An Evaluation of Psychosocial and Religious Belief Differences in a Diverse Racial and Socioeconomic Urban Cancer Population

  • Blase N. PoliteEmail author
  • Toni Cipriano-Steffens
  • Fay Hlubocky
  • James Dignam
  • Mandira Ray
  • David Smith
  • Samir Undevia
  • Evie Sprague
  • Olufunmilayo Olopade
  • Christopher Daugherty
  • George Fitchett
  • Sarah Gehlert


Despite years of research aimed at decreasing the cancer mortality rates, the disparity between African-Americans and whites continues to grow. The fundamental psychosocial and belief differences that may mediate these disparities are poorly studied and rarely disentangle race versus specific socioeconomic status (SES) effects. In this study, breast, colon, and lung cancer patients presenting for their first oncology appointment completed a self-administered survey utilizing previously validated instruments regarding psychosocial and belief factors. Results were analyzed by self-identified race, income, and education. In total, 161 African-American (37 %) and 269 white (63 %) new oncology patients with breast (47 %), colon (16 %), or lung (37 %) cancer enrolled. African-Americans were more likely to be in the US$<20,000 income group (45 vs. 9 %) but 21 % had incomes US$>60,000. Apparent racial differences in health literacy and cancer knowledge were primarily mediated by income and education. Significant racial differences in God’s perceived role in their cancer remained after adjustments for income and education with African-Americans more likely to feel that God was in control of their cancer (67 vs. 30 %). These findings suggest the need for a more nuanced understanding of how race and socioeconomic status exert both independent and interrelated effects in the health care setting. Only then can effective interventions that reduce disparities in survival be designed. This study adds further substantive evidence to the crucial importance of God’s perceived role in the cancer experience for African-Americans. An important area for future research is to examine whether these racial differences in religious belief are also associated with differences in health-related behavior and medical decision-making.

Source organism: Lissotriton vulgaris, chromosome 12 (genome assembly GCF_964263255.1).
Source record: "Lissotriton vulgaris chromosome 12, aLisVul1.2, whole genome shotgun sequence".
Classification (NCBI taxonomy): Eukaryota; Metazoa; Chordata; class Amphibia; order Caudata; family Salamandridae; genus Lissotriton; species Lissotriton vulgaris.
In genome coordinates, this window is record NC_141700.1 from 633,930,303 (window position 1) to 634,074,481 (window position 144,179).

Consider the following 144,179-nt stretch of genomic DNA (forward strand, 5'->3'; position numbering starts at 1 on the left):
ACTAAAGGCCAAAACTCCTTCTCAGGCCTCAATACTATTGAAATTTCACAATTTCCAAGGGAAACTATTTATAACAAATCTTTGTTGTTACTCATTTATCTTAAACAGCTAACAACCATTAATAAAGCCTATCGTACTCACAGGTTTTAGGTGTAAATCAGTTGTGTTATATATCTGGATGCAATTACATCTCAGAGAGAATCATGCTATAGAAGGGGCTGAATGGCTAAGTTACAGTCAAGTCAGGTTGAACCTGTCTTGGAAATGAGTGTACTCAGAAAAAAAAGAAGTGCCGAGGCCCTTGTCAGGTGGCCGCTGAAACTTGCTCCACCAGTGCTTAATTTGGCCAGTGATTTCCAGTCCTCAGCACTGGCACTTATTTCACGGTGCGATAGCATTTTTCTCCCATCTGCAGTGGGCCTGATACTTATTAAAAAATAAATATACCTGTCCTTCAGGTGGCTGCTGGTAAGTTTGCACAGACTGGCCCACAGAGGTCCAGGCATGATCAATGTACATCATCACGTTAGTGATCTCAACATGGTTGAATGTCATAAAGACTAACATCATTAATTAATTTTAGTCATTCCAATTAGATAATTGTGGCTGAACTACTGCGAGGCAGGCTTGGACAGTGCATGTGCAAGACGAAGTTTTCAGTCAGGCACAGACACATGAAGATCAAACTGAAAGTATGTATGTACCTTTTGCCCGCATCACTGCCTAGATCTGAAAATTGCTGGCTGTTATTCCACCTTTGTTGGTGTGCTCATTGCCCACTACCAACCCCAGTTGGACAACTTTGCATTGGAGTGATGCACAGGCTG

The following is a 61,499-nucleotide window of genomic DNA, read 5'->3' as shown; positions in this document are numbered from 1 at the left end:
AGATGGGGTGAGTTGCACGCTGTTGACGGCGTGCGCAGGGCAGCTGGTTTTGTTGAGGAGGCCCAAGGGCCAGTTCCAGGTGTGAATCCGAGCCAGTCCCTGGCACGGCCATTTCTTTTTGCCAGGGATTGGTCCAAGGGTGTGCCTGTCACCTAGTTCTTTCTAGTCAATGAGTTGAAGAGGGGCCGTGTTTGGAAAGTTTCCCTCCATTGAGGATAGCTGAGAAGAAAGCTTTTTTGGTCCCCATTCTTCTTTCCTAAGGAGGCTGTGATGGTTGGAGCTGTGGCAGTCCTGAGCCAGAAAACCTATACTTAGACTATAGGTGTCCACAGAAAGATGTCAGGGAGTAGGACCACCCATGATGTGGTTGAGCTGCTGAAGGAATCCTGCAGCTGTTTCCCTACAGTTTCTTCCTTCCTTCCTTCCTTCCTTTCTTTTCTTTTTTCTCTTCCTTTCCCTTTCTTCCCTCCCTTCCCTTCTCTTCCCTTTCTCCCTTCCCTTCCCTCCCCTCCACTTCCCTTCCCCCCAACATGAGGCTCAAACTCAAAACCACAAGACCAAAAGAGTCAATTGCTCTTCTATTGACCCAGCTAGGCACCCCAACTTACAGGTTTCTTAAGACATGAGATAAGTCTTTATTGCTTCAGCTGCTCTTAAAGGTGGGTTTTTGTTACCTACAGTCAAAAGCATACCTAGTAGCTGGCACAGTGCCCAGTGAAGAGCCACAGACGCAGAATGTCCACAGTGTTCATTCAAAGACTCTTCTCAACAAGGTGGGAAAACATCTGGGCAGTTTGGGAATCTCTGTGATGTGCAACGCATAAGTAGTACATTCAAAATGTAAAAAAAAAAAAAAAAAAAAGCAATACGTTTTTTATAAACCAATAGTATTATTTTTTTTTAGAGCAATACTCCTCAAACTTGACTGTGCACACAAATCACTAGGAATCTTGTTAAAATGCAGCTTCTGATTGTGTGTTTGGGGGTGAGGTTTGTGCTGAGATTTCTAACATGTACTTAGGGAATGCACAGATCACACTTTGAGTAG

Cancer Race Health disparities Religious beliefs Trust Social support 


Compliance with Ethical Standards

This article does not contain any studies with animals performed by any of the authors. All procedures performed in studies involving human participants were in accordance with the ethical standards of the institutional and/or national research committee and with the 1964 Helsinki declaration and its later amendments or comparable ethical standards. Oral informed consent was obtained from all individual participants included in the study.


This study was funded by the Conquer Cancer Foundation CDA (BNP).

Conflict of Interest

The authors declare that they have no conflict of interest.


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Copyright information

© W. Montague Cobb-NMA Health Institute 2016

Authors and Affiliations

  • Blase N. Polite
    • 1
    • 2
    Email author
  • Toni Cipriano-Steffens
    • 1
    • 2
  • Fay Hlubocky
    • 1
    • 2
  • James Dignam
    • 3
  • Mandira Ray
    • 1
  • David Smith
    • 1
  • Samir Undevia
    • 4
  • Evie Sprague
    • 4
  • Olufunmilayo Olopade
    • 1
    • 2
  • Christopher Daugherty
    • 1
    • 2
  • George Fitchett
    • 5
  • Sarah Gehlert
    • 6
  1. 1.Department of MedicineUniversity of ChicagoChicagoUSA
  2. 2.Department of Medicine, Section of Hematology/OncologyUniversity of Chicago Medical CenterChicagoUSA
  3. 3.Department of Health StudiesUniversity of ChicagoChicagoUSA
  4. 4.Advocate Illinois Masonic Medical CenterChicagoUSA
  5. 5.Department of Religion, Health and Human ValuesRush University Medical CenterChicagoUSA
  6. 6.School and the Department of SurgeryWashington UniversitySt. LouisUSA

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